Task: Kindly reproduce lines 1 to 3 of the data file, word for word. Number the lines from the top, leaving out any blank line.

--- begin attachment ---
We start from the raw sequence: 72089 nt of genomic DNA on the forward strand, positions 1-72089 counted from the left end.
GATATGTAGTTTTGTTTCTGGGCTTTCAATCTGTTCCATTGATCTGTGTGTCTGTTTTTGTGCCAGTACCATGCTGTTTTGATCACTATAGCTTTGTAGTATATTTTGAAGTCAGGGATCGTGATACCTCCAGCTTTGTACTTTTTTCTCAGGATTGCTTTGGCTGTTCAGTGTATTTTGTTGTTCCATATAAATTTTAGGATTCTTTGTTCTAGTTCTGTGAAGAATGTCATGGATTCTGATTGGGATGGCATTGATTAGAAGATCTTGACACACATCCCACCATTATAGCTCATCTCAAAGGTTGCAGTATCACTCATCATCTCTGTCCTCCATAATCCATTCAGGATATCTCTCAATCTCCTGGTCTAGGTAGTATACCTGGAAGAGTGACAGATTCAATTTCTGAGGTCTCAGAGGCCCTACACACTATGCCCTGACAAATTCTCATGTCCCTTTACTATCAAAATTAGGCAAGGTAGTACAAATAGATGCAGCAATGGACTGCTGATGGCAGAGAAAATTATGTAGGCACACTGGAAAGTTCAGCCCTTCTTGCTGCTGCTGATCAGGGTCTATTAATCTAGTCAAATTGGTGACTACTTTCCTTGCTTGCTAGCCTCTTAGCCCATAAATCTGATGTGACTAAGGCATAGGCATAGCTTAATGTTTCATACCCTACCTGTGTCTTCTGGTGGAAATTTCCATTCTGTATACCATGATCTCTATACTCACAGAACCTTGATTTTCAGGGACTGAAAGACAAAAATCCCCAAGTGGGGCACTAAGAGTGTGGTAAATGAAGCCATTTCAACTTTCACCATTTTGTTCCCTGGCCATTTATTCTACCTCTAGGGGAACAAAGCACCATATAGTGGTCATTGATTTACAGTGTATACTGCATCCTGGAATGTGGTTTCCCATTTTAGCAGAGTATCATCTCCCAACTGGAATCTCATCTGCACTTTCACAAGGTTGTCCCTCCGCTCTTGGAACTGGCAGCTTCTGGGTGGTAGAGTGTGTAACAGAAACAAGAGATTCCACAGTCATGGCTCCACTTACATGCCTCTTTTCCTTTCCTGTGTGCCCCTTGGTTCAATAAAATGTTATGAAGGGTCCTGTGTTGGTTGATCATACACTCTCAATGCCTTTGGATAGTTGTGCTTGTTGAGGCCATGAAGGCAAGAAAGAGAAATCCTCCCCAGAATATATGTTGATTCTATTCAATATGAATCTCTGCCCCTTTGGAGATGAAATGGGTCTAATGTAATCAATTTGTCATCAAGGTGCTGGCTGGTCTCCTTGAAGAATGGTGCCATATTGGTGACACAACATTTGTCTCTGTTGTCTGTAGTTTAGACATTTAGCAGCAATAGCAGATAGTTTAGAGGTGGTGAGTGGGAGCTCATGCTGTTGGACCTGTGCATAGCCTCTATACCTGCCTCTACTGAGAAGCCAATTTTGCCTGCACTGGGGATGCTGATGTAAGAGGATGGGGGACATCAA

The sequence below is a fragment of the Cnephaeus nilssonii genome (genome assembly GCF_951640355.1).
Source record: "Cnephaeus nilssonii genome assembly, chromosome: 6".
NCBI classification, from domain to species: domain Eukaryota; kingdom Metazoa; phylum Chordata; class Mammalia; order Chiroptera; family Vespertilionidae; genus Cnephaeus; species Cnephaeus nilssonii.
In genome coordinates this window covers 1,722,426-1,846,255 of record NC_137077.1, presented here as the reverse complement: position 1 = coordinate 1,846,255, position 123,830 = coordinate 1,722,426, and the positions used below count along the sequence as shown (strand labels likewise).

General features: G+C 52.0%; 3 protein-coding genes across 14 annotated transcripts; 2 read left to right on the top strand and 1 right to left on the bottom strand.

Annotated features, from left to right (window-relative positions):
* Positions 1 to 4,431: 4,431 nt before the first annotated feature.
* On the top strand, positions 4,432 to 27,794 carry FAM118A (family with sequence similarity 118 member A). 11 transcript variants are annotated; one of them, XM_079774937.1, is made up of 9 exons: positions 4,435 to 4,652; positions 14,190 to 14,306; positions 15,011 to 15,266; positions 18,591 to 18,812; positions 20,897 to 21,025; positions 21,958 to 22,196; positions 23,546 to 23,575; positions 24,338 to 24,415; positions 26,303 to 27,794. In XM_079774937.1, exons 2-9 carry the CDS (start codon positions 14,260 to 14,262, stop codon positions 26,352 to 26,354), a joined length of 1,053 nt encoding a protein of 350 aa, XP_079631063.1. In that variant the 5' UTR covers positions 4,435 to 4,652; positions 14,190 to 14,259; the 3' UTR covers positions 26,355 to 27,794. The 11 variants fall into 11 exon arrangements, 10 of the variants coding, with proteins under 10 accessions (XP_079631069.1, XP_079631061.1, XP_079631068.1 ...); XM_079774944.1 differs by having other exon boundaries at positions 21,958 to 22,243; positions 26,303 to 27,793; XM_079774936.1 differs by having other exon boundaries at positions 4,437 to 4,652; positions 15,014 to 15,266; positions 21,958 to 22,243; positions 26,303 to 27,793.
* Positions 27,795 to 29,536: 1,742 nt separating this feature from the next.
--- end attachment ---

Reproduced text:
We start from the raw sequence: 72089 nt of genomic DNA on the forward strand, positions 1-72089 counted from the left end.
GATATGTAGTTTTGTTTCTGGGCTTTCAATCTGTTCCATTGATCTGTGTGTCTGTTTTTGTGCCAGTACCATGCTGTTTTGATCACTATAGCTTTGTAGTATATTTTGAAGTCAGGGATCGTGATACCTCCAGCTTTGTACTTTTTTCTCAGGATTGCTTTGGCTGTTCAGTGTATTTTGTTGTTCCATATAAATTTTAGGATTCTTTGTTCTAGTTCTGTGAAGAATGTCATGGATTCTGATTGGGATGGCATTGATTAGAAGATCTTGACACACATCCCACCATTATAGCTCATCTCAAAGGTTGCAGTATCACTCATCATCTCTGTCCTCCATAATCCATTCAGGATATCTCTCAATCTCCTGGTCTAGGTAGTATACCTGGAAGAGTGACAGATTCAATTTCTGAGGTCTCAGAGGCCCTACACACTATGCCCTGACAAATTCTCATGTCCCTTTACTATCAAAATTAGGCAAGGTAGTACAAATAGATGCAGCAATGGACTGCTGATGGCAGAGAAAATTATGTAGGCACACTGGAAAGTTCAGCCCTTCTTGCTGCTGCTGATCAGGGTCTATTAATCTAGTCAAATTGGTGACTACTTTCCTTGCTTGCTAGCCTCTTAGCCCATAAATCTGATGTGACTAAGGCATAGGCATAGCTTAATGTTTCATACCCTACCTGTGTCTTCTGGTGGAAATTTCCATTCTGTATACCATGATCTCTATACTCACAGAACCTTGATTTTCAGGGACTGAAAGACAAAAATCCCCAAGTGGGGCACTAAGAGTGTGGTAAATGAAGCCATTTCAACTTTCACCATTTTGTTCCCTGGCCATTTATTCTACCTCTAGGGGAACAAAGCACCATATAGTGGTCATTGATTTACAGTGTATACTGCATCCTGGAATGTGGTTTCCCATTTTAGCAGAGTATCATCTCCCAACTGGAATCTCATCTGCACTTTCACAAGGTTGTCCCTCCGCTCTTGGAACTGGCAGCTTCTGGGTGGTAGAGTGTGTAACAGAAACAAGAGATTCCACAGTCATGGCTCCACTTACATGCCTCTTTTCCTTTCCTGTGTGCCCCTTGGTTCAATAAAATGTTATGAAGGGTCCTGTGTTGGTTGATCATACACTCTCAATGCCTTTGGATAGTTGTGCTTGTTGAGGCCATGAAGGCAAGAAAGAGAAATCCTCCCCAGAATATATGTTGATTCTATTCAATATGAATCTCTGCCCCTTTGGAGATGAAATGGGTCTAATGTAATCAATTTGTCATCAAGGTGCTGGCTGGTCTCCTTGAAGAATGGTGCCATATTGGTGACACAACATTTGTCTCTGTTGTCTGTAGTTTAGACATTTAGCAGCAATAGCAGATAGTTTAGAGGTGGTGAGTGGGAGCTCATGCTGTTGGACCTGTGCATAGCCTCTATACCTGCCTCTACTGAGAAGCCAATTTTGCCTGCACTGGGGATGCTGATGTAAGAGGATGGGGGACATCAA

The sequence below is a fragment of the Cnephaeus nilssonii genome (genome assembly GCF_951640355.1).